Carilion Clinics $100 million overhaul took another turn last week when the seven-hospital Virginia system unveiled plans to open a medical school by 2010.
The school, a joint venture between Roanoke-based Carilion and Virginia Polytechnic Institute and State University, Blacksburg, will cost an estimated $30 million to $50 million to launch and will admit 40 students per year into a five-year program in Roanoke with an emphasis on research training, officials said when announcing the proposal Jan. 3.
The move comes as other states also work to beef up medical education, including California, Florida, Michigan and Pennsylvania.
Officials representing the planned medical school in Virginia said they will ask the state Legislature for $10 million to $20 million to cover capital costs and the remaining startup costs will be jointly financed with reserves.
Carilions five-year reorganizationwhich hinges on expanding its specialty and research traininghas drawn fire from private-practice doctors in southwest Virginia who have questioned its cost and criticized the clinic for alienating independent doctors and threatening to monopolize the market (Nov. 27, 2006, p. 14).
The medical school plans did not reduce the opposition to Carilions costly conversion, which were unveiled in June. At that time, Carilion launched an effort to convert its operation to a physician-led clinic from a health system, which included plans to expand its Roanoke campus; hire specialists and subspecialists; and create a research partnership with Virginia Tech (June 26, 2006, p. 6).
We really dont see the reason for the medical school, said Geoff Harter, president of the Coalition for Responsible Healthcare, a not-for-profit group of doctors critical of Carilions plans, and a physician with Roanoke Ear, Nose and Throat Clinic. Medical students who graduate with additional research training seem unlikely to practice in high-demand communities, such as underserved rural or urban areas. He is also skeptical that Carilions proposed school will be able to compete with established research universities for highly sought after research dollars.
Physicians critical of the conversion met recently with Carilion executives and are seeking a written guarantee the clinic wont recruit and hire specialists to compete with existing private practices, said Jesse Davidson, a Roanoke surgeon and coalition member.
Ed Murphy, Carilions president and chief executive officer, said the medical school fits into the not-for-profit clinics plans to diversify its specialties and expand its research, and it builds on Carilions existing medical education program. Forty third-year students from the University of Virginia School of Medicine in Charlottesville, one of the states four medical schools, train in Carilion hospitals, Murphy said. The clinic is in talks with the school about how Carilions plans may affect training for those students, he said.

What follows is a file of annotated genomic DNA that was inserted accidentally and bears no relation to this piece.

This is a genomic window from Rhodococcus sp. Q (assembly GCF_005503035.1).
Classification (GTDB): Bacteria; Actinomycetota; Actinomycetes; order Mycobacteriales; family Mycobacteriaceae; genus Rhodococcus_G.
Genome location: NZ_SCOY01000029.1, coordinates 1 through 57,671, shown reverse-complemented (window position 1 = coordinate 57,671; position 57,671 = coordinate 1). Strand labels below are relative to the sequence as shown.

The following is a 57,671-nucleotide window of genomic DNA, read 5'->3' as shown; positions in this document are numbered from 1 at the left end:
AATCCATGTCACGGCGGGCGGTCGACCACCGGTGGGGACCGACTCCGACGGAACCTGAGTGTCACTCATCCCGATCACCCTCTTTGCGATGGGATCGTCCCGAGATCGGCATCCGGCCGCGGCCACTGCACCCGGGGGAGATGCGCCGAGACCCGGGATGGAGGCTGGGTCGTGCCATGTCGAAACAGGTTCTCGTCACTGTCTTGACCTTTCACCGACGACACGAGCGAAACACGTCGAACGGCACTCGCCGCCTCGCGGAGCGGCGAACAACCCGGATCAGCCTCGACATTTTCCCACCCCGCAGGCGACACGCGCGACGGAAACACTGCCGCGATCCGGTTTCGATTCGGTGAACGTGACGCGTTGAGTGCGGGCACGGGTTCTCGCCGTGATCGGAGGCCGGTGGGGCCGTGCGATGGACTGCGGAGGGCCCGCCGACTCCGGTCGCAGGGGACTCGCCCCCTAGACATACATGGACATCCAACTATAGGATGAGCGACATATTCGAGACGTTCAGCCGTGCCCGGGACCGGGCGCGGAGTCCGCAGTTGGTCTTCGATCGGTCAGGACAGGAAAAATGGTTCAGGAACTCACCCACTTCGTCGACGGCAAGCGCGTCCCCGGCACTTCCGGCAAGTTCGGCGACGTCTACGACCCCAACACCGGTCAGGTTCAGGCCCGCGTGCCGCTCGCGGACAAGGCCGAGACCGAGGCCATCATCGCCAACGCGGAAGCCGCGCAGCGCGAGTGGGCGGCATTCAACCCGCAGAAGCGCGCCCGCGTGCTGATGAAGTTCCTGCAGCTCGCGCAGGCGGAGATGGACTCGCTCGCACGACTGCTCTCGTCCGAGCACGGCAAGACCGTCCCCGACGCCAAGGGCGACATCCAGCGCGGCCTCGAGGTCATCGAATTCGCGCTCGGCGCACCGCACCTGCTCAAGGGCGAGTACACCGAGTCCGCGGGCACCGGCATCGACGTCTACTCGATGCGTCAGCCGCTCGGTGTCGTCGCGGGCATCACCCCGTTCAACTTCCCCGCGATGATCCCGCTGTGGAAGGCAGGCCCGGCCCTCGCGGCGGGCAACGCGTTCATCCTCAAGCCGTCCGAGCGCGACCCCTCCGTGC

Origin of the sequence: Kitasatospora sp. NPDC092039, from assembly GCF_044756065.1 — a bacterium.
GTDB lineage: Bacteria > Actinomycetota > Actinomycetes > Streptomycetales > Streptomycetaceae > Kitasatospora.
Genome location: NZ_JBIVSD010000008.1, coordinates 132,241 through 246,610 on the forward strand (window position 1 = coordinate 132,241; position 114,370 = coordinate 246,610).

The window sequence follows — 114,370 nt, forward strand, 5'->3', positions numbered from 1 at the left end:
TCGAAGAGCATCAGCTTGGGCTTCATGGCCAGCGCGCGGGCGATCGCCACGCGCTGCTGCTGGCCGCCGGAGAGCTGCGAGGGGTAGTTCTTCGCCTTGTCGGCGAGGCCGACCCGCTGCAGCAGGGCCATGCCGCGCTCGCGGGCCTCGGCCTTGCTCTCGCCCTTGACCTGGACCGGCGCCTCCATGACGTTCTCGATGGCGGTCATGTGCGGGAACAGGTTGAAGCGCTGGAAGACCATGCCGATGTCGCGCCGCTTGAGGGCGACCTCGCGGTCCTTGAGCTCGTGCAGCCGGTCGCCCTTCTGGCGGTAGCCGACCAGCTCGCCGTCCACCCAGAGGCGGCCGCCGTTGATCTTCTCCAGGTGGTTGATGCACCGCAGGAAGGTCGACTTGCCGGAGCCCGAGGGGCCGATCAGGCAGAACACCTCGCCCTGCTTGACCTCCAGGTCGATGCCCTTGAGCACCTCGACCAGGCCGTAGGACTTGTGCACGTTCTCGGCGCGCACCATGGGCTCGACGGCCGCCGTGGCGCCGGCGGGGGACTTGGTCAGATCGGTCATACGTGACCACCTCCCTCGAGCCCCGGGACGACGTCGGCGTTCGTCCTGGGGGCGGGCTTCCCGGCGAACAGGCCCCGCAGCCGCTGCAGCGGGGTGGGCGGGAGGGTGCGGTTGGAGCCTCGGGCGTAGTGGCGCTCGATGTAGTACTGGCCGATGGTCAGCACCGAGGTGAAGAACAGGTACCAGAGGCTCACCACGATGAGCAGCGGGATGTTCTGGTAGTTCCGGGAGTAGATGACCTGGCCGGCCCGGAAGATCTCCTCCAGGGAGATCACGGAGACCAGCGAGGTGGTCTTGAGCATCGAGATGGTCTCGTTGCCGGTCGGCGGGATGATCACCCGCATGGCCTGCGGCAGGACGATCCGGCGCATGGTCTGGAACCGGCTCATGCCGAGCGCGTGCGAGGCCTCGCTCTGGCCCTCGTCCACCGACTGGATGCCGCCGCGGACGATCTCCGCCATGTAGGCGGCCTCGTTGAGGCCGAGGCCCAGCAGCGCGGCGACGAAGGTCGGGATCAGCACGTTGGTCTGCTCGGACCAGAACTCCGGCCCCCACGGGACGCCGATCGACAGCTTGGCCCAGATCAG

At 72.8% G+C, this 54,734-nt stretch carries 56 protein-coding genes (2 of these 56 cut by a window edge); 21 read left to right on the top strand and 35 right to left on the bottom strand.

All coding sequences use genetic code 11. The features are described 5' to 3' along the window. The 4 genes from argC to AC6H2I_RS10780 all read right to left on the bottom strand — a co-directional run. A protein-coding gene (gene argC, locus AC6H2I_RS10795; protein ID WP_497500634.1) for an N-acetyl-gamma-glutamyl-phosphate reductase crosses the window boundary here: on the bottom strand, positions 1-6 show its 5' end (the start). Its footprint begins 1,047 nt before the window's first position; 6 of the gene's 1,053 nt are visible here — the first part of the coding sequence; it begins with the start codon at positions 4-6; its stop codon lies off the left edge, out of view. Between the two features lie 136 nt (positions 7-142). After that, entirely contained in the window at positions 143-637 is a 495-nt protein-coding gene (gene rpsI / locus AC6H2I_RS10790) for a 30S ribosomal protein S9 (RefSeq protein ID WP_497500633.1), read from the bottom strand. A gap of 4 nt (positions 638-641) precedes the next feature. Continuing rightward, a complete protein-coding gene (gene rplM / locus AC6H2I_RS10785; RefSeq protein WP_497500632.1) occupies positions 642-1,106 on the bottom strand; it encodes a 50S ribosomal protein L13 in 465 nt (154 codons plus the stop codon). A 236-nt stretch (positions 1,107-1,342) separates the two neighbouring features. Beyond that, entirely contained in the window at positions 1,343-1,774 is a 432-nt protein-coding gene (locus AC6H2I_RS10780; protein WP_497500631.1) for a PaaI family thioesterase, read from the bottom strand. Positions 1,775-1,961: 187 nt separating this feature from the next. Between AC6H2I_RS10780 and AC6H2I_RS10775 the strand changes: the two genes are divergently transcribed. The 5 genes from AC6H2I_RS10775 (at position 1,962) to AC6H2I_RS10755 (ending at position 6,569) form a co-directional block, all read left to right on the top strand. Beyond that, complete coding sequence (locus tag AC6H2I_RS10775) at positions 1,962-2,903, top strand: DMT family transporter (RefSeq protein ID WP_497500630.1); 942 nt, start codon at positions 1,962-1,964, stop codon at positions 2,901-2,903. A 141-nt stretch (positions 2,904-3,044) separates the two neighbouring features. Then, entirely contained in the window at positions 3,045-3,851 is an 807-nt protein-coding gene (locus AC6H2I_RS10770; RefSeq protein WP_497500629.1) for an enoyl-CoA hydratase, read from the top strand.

The Edward Via Virginia College of Osteopathic Medicine, the states only osteopathic medical school, opened in 2003 in Blacksburg, roughly 40 miles from Roanoke, the site of Carilion and Virginia Techs proposed school.
Murphy and Charles Steger, president of Virginia Tech, said a fifth medical school in the state would provide much-needed doctors in the years ahead. U.S. demand for physicians, expected to create a shortage in coming years, has spurred calls from the American Association of Medical Colleges for new or expanded medical schools to boost U.S. enrollment by 30%.
Virginia isnt the only state that may see medical education capacity expand, with expansions or new schools planned in at least four states.
Last week, the University of the Sciences in Philadelphia and four-hospital Virtua Health in Marlton, N.J., unveiled a new partnership, the first time the university, founded in 1821 as the Philadelphia College of Pharmacy, has teamed up with a regional healthcare organization.
This exciting partnership provides an opportunity for new dimensions in the education of pharmacists and healthcare professionals, said Philip Gerbino, president of University of the Sciences, in a statement.
Also, the University of California at Riverside won preliminary approval for a medical school from the universitys Board of Regents in November. Michigan State University and Grand Rapids, Mich.-based Spectrum Health, announced plans for a medical school there in April 2006. And two Florida medical schools are under development.